The record playing in my head (Kool and the Gang - Celebration”) came to a screeching halt. “Wait, what did she just say? That’s MY card,” I thought to myself. Even my buddy leaned over and asked, “I thought you said that was your card?” And just like a Martin Scorsese film, the events started to play back in slow motion in my mind as Derek and The Dominoes’ “Layla” started to play. I back-tracked through memories I didn’t even know I had until it was all too clear to me - I had brought my teacher a Christmas card that I had received in the mail from my Aunt Pat and Uncle Tom. Kids were bringing cards in all week and I happened to have some cards on my dresser and that morning I said, “why not me,” and I grabbed that card and put it back in it’s envelope and went to school to join in the holiday cheer.

The teacher moved on to next card like nothing had even happened. As the dust settled from the demolition of my self-esteem, I thought to myself, “So that’s how the mail works.” Incidentally, this was also the day I realized that I needed to learn how to read.

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Tuesday, August 17, 2010

Beer on my Poncho: Yuengling Lager and the Musikfest

For those of you not in the know, Musikfest is a ten day long event in the city of Bethlehem, PA, where streets are closed and people are allowed to walk around with alcoholic beverages. There are vendors with great food, vendors with not so great food, bands like Styx that you pay a pretty penny to see, and lots of bands that play for free. Generally, your beer options are pretty limited in the beer tents - where you’ll pay the equivalent of 6 dollars in tickets for a mug filled with beer (I’m not even going to get into the whole tickets-as-currency thing). You do have some other options, like the Bethlehem Brew Works - who will fill your mug with their brews for cash, or at least they used to and I‘m assuming they still do. Personally, my favorite spot to fill the mug is Hotel Bethlehem, where they will fill my mug with Yuengling Lager for a mere 4 dollars cash!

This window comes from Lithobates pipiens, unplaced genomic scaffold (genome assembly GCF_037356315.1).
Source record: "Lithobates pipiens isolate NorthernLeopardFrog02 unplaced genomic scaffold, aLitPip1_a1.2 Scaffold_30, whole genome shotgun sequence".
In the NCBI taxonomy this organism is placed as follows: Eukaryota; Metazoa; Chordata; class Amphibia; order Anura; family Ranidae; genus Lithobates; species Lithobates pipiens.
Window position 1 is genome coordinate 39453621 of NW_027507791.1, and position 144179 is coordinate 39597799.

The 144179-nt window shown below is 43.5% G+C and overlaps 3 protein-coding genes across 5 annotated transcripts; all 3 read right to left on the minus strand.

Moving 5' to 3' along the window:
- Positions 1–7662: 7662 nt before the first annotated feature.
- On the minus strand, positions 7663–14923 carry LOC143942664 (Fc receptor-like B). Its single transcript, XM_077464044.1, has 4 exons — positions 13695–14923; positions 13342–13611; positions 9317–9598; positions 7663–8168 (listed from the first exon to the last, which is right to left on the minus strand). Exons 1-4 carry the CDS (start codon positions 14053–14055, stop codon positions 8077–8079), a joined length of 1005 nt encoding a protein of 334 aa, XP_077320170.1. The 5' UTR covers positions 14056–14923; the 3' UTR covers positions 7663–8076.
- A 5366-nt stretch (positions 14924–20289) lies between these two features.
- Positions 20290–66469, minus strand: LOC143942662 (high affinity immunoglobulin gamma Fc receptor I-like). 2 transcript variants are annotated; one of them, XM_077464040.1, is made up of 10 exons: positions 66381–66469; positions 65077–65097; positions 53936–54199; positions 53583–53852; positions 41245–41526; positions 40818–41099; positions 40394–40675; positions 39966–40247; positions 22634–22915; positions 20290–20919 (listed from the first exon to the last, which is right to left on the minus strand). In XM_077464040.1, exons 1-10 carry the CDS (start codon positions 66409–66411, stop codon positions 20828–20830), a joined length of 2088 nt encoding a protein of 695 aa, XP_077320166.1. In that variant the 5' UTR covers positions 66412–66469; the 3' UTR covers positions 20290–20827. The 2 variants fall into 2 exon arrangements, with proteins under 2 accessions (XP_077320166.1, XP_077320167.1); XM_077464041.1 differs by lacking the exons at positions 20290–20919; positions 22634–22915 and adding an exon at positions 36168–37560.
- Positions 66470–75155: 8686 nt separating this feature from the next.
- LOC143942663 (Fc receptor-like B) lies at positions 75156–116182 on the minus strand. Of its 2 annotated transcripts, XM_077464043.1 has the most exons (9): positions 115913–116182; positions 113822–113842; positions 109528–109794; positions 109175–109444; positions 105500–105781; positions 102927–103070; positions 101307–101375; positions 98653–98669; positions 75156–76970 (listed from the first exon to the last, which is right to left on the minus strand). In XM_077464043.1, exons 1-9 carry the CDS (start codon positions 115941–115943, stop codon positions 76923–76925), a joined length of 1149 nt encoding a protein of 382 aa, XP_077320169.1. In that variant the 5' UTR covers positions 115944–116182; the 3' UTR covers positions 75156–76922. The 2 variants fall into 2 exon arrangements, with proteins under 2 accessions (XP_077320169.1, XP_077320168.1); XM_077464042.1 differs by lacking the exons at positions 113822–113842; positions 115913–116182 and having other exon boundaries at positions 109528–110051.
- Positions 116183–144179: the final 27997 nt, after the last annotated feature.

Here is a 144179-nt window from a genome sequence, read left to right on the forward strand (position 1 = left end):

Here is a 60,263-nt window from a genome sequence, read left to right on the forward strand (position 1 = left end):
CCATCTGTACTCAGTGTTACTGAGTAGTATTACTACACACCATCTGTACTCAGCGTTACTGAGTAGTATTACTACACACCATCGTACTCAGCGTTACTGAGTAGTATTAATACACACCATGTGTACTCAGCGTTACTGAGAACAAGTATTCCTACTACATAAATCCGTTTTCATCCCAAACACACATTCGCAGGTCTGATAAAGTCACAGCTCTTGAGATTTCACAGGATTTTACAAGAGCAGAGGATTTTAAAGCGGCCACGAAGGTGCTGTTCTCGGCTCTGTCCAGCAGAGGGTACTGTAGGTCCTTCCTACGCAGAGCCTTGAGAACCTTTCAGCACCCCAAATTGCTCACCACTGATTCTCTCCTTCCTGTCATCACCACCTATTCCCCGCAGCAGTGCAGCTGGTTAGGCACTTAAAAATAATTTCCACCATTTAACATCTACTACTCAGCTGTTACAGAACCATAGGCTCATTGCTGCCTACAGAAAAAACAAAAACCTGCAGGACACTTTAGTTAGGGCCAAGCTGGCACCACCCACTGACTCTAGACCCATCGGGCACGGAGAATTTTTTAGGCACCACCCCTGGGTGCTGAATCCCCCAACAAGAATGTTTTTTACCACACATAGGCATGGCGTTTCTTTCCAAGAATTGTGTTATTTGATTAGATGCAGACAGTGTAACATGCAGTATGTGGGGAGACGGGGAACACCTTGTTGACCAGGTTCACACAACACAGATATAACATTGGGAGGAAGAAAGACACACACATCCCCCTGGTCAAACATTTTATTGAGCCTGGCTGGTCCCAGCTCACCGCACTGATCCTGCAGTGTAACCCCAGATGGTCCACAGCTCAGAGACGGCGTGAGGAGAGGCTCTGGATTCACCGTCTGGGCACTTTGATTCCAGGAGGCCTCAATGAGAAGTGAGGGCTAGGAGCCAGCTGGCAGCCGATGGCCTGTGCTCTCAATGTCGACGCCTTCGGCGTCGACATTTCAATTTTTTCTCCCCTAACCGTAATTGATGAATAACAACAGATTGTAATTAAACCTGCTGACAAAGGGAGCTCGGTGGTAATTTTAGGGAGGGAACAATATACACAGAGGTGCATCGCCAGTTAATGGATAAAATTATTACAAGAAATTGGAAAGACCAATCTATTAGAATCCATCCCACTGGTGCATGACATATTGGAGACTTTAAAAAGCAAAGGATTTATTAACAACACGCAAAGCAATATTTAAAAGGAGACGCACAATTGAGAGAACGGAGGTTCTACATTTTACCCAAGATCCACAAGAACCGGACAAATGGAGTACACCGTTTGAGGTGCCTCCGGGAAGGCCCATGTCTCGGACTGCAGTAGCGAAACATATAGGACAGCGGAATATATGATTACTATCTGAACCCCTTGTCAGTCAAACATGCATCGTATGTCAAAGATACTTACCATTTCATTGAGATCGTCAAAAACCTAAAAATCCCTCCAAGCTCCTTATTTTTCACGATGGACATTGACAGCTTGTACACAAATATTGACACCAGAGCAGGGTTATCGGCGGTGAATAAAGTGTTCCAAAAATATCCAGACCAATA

Again, for those of you not in the know, Yuengling is America’s oldest brewery. They have been a family owned brewing operation since 1829. Located in Pottsville, PA, and now also in Tampa, FL, Yuengling makes several different varieties - Premium, Lager, Lord Chesterfield Ale, Porter, Black and Tan, Light, Light Lager, and a new winter seasonal Bock.

Unlike most of the beers discussed on this blog, Yuengling is not considered a craft beer by the Brewer’s Association because they do not have an all malt product. This means that they put adjuncts - Yuengling uses corn - in their beer to lighten flavor (not to enhance the flavor) and cut costs. Similarly, Budweiser and most other big name light American lagers use rice as an adjunct. Regardless, they are an independent brewer, i.e. not owned by some foreign conglomerate like 90% of the beers out there. And Pabst and Boston Brewing (Sam Adams) are the only independent breweries in America that sell more beer than Yuengling.

The Yuengling Lager is my favorite of their brews and it still blows my mind when I drink it out of an ice cold can. However, I do avoid drinking it in bottles because I don’t think it is the same Yuengling Lager I went to college with. My theory is that the lager in those bottles is no longer brewed at the Pottsville location. In fact, the lager brewed at the Pottsville location, according to my theory, is only put into kegs and cans. My theory goes even further to say that the can is really the only trusted source of good Yuengling Lager because who knows what location the keg came from - Tampa? St. Clair? Is their even a St. Clair location? According to my theory there is. According to my theory, the can is a guarantee that the lager inside came from Pottsville. What I’m saying is that if you used like the Lager and now you could take it or leave it - try it in an ice cold can. It will be like your first time all over again. You’ll probably want to drink at least eleven more.